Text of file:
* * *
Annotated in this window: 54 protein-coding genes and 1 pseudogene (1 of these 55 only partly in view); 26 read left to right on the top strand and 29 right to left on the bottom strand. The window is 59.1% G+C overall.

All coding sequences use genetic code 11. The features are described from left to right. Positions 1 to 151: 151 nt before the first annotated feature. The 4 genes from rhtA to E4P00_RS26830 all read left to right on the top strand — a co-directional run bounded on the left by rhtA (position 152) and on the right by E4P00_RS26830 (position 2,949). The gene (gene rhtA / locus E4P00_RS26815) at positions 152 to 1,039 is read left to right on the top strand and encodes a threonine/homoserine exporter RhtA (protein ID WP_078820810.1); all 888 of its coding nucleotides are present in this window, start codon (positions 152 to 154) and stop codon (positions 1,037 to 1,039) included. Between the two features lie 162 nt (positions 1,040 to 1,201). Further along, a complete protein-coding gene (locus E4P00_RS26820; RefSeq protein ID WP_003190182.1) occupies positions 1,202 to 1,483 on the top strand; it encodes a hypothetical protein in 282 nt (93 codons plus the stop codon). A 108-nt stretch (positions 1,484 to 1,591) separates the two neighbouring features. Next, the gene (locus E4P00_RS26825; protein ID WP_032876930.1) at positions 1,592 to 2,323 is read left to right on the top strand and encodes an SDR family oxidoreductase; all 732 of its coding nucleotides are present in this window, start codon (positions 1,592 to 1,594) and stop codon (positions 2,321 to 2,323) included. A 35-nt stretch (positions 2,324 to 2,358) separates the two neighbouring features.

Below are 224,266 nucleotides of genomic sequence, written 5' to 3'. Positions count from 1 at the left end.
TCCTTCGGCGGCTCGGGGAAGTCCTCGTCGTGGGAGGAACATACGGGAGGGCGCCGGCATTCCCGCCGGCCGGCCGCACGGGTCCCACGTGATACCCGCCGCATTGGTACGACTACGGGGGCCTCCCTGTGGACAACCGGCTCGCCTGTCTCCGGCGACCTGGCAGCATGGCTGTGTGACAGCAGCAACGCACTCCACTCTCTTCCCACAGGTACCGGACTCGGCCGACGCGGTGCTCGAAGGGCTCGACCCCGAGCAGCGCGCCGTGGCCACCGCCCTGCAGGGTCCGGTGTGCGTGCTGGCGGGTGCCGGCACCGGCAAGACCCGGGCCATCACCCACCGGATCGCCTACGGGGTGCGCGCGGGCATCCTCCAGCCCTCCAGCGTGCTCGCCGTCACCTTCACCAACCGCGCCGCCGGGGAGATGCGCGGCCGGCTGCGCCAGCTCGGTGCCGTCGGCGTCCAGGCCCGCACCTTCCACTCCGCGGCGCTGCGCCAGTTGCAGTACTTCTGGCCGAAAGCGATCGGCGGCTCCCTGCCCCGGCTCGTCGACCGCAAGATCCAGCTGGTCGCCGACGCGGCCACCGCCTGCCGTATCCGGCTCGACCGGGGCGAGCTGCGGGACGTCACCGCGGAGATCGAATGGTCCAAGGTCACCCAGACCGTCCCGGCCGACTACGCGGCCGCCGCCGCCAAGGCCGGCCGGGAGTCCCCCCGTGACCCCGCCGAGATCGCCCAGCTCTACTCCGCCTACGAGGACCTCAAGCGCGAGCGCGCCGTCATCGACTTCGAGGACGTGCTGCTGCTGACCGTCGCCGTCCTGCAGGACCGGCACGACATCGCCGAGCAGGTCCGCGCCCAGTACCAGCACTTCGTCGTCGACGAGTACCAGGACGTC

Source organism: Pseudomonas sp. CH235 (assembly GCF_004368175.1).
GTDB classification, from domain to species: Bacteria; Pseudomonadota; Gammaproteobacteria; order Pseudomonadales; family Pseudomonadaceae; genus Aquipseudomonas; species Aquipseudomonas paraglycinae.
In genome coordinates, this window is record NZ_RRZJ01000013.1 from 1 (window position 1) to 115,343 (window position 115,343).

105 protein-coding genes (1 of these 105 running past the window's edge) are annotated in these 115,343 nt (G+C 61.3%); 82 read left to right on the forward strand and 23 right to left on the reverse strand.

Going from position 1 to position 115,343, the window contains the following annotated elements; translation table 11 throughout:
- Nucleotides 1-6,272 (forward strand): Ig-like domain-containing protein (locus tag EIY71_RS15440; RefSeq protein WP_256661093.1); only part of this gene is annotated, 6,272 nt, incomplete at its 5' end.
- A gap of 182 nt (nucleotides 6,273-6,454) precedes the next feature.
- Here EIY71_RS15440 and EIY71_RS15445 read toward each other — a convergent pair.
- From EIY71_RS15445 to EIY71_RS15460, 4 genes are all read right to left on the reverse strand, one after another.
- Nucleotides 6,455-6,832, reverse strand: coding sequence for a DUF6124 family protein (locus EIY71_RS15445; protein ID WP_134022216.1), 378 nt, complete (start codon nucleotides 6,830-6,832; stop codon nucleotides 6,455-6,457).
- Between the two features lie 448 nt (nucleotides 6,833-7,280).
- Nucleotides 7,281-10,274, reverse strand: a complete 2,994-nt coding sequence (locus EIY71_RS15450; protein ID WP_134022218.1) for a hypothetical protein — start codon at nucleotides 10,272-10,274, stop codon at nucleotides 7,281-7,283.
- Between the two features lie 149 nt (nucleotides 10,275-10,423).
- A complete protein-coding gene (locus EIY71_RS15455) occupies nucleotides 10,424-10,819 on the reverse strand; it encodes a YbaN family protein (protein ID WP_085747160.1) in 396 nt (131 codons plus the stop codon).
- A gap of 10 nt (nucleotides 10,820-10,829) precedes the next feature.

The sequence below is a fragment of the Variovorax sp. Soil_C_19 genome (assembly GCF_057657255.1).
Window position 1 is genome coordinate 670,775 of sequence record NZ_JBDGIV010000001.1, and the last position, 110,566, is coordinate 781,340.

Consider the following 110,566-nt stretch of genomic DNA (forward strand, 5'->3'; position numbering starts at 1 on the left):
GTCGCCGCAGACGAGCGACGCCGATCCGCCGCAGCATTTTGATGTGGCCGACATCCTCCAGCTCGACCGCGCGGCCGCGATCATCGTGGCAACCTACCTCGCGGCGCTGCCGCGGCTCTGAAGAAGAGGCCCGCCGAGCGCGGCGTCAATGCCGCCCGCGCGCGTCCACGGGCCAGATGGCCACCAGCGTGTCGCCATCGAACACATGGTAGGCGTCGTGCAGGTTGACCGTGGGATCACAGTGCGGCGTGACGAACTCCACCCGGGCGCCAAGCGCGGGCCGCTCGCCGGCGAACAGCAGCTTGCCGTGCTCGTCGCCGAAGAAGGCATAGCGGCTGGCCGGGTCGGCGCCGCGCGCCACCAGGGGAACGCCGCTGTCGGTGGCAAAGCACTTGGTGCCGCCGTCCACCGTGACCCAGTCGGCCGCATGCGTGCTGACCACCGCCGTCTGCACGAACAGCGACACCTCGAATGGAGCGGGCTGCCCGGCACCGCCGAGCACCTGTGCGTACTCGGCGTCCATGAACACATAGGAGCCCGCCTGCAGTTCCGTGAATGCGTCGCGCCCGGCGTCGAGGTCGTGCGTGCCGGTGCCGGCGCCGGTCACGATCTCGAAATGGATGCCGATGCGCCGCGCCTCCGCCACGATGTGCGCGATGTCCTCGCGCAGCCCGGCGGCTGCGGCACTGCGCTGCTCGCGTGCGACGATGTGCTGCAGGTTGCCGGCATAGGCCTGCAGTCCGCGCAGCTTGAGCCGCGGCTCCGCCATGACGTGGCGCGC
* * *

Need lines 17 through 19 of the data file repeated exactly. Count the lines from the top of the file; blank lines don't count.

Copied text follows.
- Between the two features lie 149 nt (nucleotides 10,275-10,423).
- A complete protein-coding gene (locus EIY71_RS15455) occupies nucleotides 10,424-10,819 on the reverse strand; it encodes a YbaN family protein (protein ID WP_085747160.1) in 396 nt (131 codons plus the stop codon).
- A gap of 10 nt (nucleotides 10,820-10,829) precedes the next feature.